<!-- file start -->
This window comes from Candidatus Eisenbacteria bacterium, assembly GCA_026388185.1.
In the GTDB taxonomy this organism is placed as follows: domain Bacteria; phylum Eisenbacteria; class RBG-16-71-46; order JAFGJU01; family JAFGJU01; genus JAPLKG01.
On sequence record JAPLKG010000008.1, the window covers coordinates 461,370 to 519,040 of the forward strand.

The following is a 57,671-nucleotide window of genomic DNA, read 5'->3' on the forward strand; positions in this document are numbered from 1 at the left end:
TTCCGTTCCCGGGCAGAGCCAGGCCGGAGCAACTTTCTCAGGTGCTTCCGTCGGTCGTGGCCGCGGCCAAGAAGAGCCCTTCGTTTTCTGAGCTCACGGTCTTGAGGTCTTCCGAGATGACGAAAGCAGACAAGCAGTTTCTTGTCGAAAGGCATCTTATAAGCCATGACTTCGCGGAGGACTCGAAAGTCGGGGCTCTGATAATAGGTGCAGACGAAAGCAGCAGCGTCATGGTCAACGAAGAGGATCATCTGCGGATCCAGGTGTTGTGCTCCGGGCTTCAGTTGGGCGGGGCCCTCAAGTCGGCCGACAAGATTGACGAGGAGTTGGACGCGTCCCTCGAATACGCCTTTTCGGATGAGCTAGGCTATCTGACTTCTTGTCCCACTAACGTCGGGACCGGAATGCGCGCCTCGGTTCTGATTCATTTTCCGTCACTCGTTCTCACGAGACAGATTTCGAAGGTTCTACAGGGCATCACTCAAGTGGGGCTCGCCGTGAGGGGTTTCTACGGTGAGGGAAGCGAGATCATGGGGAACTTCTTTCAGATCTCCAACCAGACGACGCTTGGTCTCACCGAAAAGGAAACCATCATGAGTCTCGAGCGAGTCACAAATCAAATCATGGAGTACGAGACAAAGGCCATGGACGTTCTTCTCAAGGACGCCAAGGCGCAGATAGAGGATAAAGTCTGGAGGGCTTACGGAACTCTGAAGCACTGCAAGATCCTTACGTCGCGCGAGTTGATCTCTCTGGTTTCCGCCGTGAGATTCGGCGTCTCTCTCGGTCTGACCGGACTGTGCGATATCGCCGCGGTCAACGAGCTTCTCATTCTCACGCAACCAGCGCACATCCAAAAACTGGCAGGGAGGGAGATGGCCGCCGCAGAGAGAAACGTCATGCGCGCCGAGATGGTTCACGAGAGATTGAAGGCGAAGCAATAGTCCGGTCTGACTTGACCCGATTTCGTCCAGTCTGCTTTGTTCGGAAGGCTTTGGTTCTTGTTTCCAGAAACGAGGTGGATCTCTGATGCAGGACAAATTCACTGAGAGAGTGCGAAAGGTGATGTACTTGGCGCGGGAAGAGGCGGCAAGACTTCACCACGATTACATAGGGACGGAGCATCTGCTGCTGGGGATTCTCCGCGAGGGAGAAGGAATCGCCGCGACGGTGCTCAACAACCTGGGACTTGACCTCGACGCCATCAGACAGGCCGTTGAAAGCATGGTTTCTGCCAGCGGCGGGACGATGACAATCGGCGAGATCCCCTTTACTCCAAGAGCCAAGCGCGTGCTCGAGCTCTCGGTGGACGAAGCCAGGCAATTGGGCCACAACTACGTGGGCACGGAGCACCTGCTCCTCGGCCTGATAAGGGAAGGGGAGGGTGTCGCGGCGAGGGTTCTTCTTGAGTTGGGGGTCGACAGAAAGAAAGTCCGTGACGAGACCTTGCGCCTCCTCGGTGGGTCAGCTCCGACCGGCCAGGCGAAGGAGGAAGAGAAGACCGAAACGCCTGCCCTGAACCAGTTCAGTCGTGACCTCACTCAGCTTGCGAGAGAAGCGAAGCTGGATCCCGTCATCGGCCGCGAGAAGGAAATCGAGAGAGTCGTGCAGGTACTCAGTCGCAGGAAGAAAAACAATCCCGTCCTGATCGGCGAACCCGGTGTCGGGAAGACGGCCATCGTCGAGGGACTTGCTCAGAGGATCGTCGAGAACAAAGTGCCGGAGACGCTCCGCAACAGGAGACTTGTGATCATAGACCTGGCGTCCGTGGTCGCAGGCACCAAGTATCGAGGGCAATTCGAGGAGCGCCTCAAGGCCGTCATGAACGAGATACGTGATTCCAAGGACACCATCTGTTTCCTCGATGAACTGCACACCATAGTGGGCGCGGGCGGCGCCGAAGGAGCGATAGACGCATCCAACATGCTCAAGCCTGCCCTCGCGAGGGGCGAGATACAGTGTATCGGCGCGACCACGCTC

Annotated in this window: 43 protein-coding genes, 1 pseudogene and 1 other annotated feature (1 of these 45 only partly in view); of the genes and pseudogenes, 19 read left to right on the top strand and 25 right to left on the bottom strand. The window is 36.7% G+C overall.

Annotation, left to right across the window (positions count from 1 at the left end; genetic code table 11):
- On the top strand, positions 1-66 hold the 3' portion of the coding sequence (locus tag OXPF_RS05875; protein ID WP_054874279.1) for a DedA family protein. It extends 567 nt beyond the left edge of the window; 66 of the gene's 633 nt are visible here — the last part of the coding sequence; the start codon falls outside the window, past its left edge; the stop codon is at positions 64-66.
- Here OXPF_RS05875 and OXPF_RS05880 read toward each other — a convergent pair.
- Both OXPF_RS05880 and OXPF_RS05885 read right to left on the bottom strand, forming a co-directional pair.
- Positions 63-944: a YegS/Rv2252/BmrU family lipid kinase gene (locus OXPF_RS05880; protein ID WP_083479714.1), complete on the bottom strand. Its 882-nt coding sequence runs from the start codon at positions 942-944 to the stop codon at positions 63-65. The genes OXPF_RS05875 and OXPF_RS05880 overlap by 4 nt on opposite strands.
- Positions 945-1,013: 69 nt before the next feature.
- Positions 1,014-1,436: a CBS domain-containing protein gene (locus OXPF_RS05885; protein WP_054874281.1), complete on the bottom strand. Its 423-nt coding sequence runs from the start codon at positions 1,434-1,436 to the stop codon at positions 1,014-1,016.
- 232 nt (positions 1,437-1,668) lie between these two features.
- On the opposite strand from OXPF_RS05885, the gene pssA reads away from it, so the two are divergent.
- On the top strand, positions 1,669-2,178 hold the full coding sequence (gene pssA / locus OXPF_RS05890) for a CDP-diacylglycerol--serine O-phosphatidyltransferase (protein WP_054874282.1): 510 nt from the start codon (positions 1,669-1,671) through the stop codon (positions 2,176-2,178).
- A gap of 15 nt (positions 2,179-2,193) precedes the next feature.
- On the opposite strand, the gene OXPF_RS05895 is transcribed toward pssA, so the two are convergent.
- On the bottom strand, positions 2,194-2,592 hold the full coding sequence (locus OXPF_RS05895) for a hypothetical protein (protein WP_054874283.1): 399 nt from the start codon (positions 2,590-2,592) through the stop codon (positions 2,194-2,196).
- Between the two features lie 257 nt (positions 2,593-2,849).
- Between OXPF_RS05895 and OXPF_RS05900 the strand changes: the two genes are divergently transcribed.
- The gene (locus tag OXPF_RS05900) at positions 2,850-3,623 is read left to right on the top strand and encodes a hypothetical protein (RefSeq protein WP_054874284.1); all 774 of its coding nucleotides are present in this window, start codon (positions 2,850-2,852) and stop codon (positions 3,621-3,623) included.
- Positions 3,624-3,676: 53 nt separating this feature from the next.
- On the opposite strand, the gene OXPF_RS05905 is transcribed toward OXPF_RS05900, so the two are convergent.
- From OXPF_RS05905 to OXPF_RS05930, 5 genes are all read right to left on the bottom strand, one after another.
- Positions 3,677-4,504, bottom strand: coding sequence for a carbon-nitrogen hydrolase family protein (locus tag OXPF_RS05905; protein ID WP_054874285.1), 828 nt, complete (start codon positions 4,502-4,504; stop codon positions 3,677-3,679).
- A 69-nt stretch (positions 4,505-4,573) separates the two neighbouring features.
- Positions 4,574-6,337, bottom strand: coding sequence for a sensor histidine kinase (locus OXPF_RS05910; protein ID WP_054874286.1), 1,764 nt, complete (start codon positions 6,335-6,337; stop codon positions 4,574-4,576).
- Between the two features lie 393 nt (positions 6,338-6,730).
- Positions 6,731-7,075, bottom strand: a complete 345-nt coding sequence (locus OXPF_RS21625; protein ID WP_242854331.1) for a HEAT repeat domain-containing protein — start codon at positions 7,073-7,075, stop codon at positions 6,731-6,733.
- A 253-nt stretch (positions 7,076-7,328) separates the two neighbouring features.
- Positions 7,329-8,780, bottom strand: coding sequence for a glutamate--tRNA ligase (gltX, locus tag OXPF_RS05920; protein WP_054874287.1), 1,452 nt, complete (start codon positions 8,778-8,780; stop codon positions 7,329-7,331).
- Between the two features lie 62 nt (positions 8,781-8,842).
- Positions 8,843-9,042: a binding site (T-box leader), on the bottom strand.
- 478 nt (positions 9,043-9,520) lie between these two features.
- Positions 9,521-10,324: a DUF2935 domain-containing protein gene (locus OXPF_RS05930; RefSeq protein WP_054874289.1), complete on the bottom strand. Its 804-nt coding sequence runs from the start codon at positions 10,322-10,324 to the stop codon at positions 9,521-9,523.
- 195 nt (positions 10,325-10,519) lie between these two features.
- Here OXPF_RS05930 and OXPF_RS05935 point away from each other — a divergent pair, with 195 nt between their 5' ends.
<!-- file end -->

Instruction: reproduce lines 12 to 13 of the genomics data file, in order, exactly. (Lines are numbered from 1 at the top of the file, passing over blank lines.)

- Positions 945-1,013: 69 nt before the next feature.
- Positions 1,014-1,436: a CBS domain-containing protein gene (locus OXPF_RS05885; protein WP_054874281.1), complete on the bottom strand. Its 423-nt coding sequence runs from the start codon at positions 1,434-1,436 to the stop codon at positions 1,014-1,016.